Despite an assessment in 2007 that night shift work was probably carcinogenic, data from three new studies and a review of currently available evidence indicate that night shift work has little or no effect on breast cancer incidence.

The work was led by Oxford University and is published in the Journal of the National Cancer Institute.

In its 2007 review, the World Health Organization's International Agency for Research on Cancer categorised shift work that involves disruption of the circadian rhythm, people's internal 'body clock', as a probable carcinogen. This was based on evidence about breast cancer in animal studies. At the time, there was only limited evidence about breast cancer risk in humans.

To examine whether night shift work could increase women's risk of developing breast cancer, Dr Ruth Travis and colleagues from the Cancer Epidemiology Unit at Oxford followed a total 800,000 women in three large UK studies and estimated the relative risks of breast cancer among women who reported night shift work versus no night shift work.

Overall, 522,246 participants from the Million Women Study, 22,559 EPIC-Oxford participants, and 251,045 UK Biobank participants answered questions on shift work and were followed for incident cancer. No increase in breast cancer risk associated with night shift work, including long-term night shifts, was found in any of these studies.

In a meta-analysis of the worldwide evidence, the authors combined results from the three UK studies with those from all seven previously published prospective studies (two in the USA, two in China, two in Sweden and one in the Netherlands). The ten studies included a total of 1.4 million women, among whom 4,660 breast cancers occurred in women who reported ever having done night shift work.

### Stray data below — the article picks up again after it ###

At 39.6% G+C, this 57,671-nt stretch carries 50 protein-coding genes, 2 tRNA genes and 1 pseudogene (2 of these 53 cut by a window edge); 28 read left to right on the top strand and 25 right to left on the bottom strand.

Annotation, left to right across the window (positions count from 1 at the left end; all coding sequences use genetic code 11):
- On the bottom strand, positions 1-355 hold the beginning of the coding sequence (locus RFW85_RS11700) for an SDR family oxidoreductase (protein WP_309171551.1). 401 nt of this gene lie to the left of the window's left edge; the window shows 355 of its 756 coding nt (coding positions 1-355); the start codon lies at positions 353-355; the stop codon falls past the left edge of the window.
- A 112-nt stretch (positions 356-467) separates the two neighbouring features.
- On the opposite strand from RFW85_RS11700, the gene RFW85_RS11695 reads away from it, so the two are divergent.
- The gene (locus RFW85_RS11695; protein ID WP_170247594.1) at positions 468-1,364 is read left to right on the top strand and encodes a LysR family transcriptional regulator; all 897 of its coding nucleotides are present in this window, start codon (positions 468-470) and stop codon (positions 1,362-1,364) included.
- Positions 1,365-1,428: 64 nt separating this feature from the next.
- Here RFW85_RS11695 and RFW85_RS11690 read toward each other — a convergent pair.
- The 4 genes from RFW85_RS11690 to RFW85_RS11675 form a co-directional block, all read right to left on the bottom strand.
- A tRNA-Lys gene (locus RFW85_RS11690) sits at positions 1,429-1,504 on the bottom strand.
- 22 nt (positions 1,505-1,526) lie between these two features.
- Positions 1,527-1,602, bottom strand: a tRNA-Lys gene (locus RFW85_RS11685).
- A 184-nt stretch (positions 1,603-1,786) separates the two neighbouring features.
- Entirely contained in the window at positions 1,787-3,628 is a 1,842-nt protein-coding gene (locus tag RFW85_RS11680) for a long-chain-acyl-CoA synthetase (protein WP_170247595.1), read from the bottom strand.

Dr Travis said: 'We found that women who had worked night shifts, including long-term night shifts, were not more likely to develop breast cancer, either in the three new UK studies or when we combined results from all ten studies that had published relevant data.'

Compared with women who had not reported doing night shift work, the combined relative risks taking all ten studies together were 0.99 for any night shift work, 1.01 for 20 or more years of night shift work, and 1.00 for 30 or more years’ night shift work. In other words, the incidence of breast cancer was essentially the same whether someone did no night shift work at all or did night shift work for several decades.

The research was funded by the UK Health and Safety Executive (HSE), Cancer Research UK, and the Medical Research Council, and used the UK Biobank Resource.

Professor Andrew Curran, HSE's Chief Scientific Adviser, said: 'Breast cancer is the most common cancer in women, so it was vital for us to fund work in this area to establish if there is a link to night work.

'In Great Britain, there are 2 million women – about one in six female workers – who are currently working in some type of shift work, and over half a million of them are working in shifts that involves night work.

'This study has shown that night shift work, including long-term night shift work, has little or no effect on breast cancer incidence in women. However, there are a number of other known risks with shift work that employees must take into consideration when protecting their workers' health and safety.'

Professor Cathie Sudlow, UK Biobank Chief Scientist, welcomed the finding, which she said would reassure many thousands of women: 'The work demonstrates the power of very large, well-designed studies to answer important questions where previous evidence has been unclear. This study is also a landmark for UK Biobank, since it is the first time that associations between potential risk factors (in this case working nights) and new cases of cancer developing during follow-up have been published using UK Biobank data. We expect many further findings to emerge from UK Biobank alone, as well as from combining its data with other major studies, such as the Million Women Study and EPIC. Collaborative efforts like this will advance our understanding of a wide range of diseases more quickly and help find new ways to prevent and treat them.'